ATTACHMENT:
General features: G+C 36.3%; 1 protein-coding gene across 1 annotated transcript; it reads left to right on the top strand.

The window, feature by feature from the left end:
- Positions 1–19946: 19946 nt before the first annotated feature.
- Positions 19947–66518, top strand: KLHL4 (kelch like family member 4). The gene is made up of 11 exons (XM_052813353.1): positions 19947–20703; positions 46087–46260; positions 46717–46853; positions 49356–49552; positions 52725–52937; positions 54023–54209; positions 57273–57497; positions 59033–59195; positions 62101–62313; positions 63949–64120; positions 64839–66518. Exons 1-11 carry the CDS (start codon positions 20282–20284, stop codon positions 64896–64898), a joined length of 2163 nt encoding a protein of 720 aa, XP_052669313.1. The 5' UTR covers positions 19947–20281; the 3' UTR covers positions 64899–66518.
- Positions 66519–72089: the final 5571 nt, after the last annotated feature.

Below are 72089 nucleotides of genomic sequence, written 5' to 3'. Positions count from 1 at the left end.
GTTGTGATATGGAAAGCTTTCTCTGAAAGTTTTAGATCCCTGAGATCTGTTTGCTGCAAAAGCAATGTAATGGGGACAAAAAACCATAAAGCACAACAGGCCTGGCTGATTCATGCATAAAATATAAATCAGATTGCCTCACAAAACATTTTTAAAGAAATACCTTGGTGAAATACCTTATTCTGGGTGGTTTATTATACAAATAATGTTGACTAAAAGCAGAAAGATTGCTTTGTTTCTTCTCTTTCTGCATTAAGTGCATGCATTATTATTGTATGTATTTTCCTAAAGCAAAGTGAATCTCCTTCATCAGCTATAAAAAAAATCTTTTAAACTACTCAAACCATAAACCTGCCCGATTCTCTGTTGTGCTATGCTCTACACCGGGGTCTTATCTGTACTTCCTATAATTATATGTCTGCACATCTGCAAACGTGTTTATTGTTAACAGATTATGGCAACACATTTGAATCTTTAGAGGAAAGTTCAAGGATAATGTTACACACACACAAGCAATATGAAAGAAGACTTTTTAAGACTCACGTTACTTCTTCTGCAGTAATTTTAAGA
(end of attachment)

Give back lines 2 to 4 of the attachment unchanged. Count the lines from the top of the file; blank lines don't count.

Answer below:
The window, feature by feature from the left end:
- Positions 1–19946: 19946 nt before the first annotated feature.
- Positions 19947–66518, top strand: KLHL4 (kelch like family member 4). The gene is made up of 11 exons (XM_052813353.1): positions 19947–20703; positions 46087–46260; positions 46717–46853; positions 49356–49552; positions 52725–52937; positions 54023–54209; positions 57273–57497; positions 59033–59195; positions 62101–62313; positions 63949–64120; positions 64839–66518. Exons 1-11 carry the CDS (start codon positions 20282–20284, stop codon positions 64896–64898), a joined length of 2163 nt encoding a protein of 720 aa, XP_052669313.1. The 5' UTR covers positions 19947–20281; the 3' UTR covers positions 64899–66518.